If using an egg, separate the white into your cocktail shaker and dry shake (without ice) vigorously until it is white and foamy. Then, add your ice, as well as your whiskey, lemon juice, and simple syrup. Shake until well-chilled, and strain into a rocks glass filled with fresh ice. Garnish with your fruit.

Cinnamon Maple Whiskey Sour

This whiskey sour replaces the simple syrup with maple syrup for a delicious, warm maple flavor. It also adds a dash of cinnamon to compliment the maple. Combined with the silky-smooth Bulleit bourbon, with its maple, oak, and nutmeg notes, it makes an amazing spiced autumn cocktail.

For this recipe, you’ll need:

  • 1.5 oz Bulleit bourbon
  • 1 oz. fresh lemon juice
  • 2 to 4 teaspoons maple syrup, to taste
  • Pinch of ground cinnamon, optional

Fill a cocktail shaker with ice. Add your whiskey, lemon juice, maple syrup, and cinnamon. Shake until well-chilled. Strain into a glass filled with fresh ice, and enjoy.

Blackberry Whiskey Sour

If you like fruity cocktails, look no further than this blackberry whiskey sour. It’s sweet, tart, and smooth. It’s made with orange liqueur for an extra punch of citrus. It’s perfect for spring and summer, but it’s so delicious you’ll want to have it all year round.

For this recipe, you’ll need:

  • 2 oz. bourbon
  • 1 oz. fresh lemon juice
  • ½ oz. simple syrup
  • ½ oz. orange liqueur
  • ½ cup blackberries plus more for garnish

Place your whiskey and blackberries in a mixing glass and muddle thoroughly until the berries break down, about a minute or two. Add your lemon juice, simple syrup, and orange liqueur into the mixing glass and stir. Pour the cocktail through a fine-mesh strainer into a cocktail glass over ice.

Apple Whiskey Sour

This apple whiskey sour takes the traditional cocktail and gives it a fun fall twist. There’s nothing like crisp apple cider on a chilly fall day, and when you put it in a whiskey sour, it takes it to the next level. Using bourbon gives the drink a sweet, smoky flavor, while a dash of orange bitters adds a punch of flavor.

For this recipe, you’ll need:

  • 2 oz. bourbon
  • 1 oz. fresh lemon juice
  • 3 oz apple cider, chilled
  • 1 oz simple syrup
  • 2 drops orange bitters

Combine all your ingredients in a cocktail shaker with ice. Shake until well chilled. Strain into a cocktail glass with fresh ice, and enjoy.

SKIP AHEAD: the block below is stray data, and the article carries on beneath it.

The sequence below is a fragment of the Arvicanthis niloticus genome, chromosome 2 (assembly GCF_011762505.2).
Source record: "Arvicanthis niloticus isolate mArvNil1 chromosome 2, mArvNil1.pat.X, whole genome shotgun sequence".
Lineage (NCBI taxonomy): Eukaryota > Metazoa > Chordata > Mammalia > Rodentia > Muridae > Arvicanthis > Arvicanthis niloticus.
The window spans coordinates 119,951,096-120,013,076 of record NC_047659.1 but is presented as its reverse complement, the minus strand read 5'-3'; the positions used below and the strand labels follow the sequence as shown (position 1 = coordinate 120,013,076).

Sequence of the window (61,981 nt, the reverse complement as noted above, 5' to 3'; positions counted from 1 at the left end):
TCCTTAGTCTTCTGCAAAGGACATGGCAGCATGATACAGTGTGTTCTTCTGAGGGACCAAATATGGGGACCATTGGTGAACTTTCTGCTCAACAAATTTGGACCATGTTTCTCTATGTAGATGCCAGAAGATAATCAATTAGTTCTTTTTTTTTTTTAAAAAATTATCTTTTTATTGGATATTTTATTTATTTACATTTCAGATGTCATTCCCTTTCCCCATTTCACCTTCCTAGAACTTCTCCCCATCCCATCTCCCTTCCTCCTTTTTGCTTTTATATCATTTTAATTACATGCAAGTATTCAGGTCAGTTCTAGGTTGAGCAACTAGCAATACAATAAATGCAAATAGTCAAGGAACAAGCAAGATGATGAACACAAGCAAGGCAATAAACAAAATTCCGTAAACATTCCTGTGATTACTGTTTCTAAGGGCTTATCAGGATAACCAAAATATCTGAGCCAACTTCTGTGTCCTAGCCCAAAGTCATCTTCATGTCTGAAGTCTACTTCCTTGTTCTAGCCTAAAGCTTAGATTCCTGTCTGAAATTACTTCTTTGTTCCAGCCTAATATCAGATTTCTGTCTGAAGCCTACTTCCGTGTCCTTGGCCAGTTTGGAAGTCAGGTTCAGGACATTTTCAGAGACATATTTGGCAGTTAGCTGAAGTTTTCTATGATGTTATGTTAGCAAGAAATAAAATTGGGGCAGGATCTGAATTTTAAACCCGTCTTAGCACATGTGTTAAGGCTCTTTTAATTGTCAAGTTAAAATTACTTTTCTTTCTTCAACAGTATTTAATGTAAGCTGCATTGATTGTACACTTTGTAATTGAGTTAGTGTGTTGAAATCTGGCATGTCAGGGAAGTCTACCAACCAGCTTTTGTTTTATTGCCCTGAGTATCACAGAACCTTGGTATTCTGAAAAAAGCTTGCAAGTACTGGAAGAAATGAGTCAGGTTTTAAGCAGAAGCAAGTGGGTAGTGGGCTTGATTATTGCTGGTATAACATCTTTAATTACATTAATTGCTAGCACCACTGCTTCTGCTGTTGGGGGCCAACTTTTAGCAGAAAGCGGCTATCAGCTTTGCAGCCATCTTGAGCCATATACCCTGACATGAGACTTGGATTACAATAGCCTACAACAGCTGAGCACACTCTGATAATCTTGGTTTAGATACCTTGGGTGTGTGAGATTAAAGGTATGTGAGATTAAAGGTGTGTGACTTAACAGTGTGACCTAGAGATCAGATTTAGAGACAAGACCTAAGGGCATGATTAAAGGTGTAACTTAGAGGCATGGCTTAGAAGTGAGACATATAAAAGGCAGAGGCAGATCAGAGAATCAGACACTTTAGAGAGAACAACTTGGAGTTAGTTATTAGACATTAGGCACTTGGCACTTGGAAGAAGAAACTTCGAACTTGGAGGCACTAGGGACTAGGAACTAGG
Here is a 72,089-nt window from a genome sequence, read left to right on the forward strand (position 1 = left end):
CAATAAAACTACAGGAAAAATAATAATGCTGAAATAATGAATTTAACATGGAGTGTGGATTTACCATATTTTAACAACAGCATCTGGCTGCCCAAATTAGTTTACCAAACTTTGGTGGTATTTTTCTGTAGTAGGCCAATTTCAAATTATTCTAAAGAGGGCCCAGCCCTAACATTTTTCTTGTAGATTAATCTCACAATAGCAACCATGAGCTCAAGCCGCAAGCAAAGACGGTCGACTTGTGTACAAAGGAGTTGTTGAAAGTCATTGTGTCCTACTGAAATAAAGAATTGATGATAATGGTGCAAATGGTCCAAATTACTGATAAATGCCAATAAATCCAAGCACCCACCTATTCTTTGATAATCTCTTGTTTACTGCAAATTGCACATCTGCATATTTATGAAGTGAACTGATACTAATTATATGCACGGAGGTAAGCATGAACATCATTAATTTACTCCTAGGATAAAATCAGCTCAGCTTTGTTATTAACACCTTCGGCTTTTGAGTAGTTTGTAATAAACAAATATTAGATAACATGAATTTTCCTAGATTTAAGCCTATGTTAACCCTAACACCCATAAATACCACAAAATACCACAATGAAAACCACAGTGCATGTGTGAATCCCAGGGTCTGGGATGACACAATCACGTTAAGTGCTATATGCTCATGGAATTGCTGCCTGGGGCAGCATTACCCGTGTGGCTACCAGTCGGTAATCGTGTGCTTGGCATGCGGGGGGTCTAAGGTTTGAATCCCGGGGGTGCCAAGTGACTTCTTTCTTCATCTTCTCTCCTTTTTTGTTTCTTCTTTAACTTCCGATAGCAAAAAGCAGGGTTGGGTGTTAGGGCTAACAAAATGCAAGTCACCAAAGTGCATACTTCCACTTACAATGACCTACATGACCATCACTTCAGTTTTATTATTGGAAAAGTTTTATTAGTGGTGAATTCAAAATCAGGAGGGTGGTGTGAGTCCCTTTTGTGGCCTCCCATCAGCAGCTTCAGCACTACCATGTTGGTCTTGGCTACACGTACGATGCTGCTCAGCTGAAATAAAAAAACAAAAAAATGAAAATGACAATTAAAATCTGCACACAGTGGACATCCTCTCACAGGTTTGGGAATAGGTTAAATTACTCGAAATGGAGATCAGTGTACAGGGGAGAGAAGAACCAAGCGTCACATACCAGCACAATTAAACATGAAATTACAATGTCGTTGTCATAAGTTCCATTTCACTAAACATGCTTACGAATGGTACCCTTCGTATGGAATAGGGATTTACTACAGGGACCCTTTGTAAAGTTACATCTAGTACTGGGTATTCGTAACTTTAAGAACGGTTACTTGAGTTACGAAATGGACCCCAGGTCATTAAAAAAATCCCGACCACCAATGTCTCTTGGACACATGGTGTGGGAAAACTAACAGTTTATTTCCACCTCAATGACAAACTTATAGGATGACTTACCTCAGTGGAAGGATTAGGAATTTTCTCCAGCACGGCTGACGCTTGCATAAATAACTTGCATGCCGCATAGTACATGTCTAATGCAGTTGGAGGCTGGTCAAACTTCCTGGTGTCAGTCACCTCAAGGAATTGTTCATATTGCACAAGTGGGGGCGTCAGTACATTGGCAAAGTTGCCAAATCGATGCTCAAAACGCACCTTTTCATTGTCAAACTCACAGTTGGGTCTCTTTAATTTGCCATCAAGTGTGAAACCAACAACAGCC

Apricot Ginger Whiskey Sour

This cocktail has the perfect combination of tartness and sweetness and is an absolute pleasure to sip. It calls for ginger syrup instead of simple syrup, which is made by dissolving ½ cup sugar into ⅜ cup of water over medium-high heat, then adding ½ cup of peeled, sliced fresh ginger. Reduce the heat, let it simmer for 10 minutes, then remove it from the heat, allow it to cool, and strain out the ginger solids.

For this recipe, you’ll need:

  • 2 oz. rye
  • ¼ oz. apricot liqueur 
  • ¾  oz. fresh lemon juice
  • 1-ounce ginger syrup
  • Cherry to garnish

Add your rye, apricot liqueur, lemon juice, and ginger syrup to a cocktail shaker with ice. Shake until well-chilled, then strain into a cocktail glass filled with fresh ice. Garnish with a cherry and enjoy.

Bordeaux Sour

If you’ve ever had trouble choosing between wine and a cocktail, now you don’t have to. The Bordeaux sour is the best of both worlds: full-bodied and aromatic from the wine, while tart and smooth like a whiskey sour.

For this recipe, you’ll need:

In a cocktail shaker, muddle one cherry and maple syrup until well-combined. Add your bourbon, Bordeaux, maple syrup, lemon juice, and bitters, and shake well with ice until thoroughly chilled. Strain into a cocktail glass with fresh ice, garnish with your second cherry, and serve.


The whiskey sour has been around for generations. While it was originally served to hydrate sailors on long journeys and help fend off scurvy, it has been refined over time into a luxurious, smooth, tart cocktail enjoyed worldwide. Whether you prefer the classic version or one with a twist, you’re sure to find something you enjoy from the list above.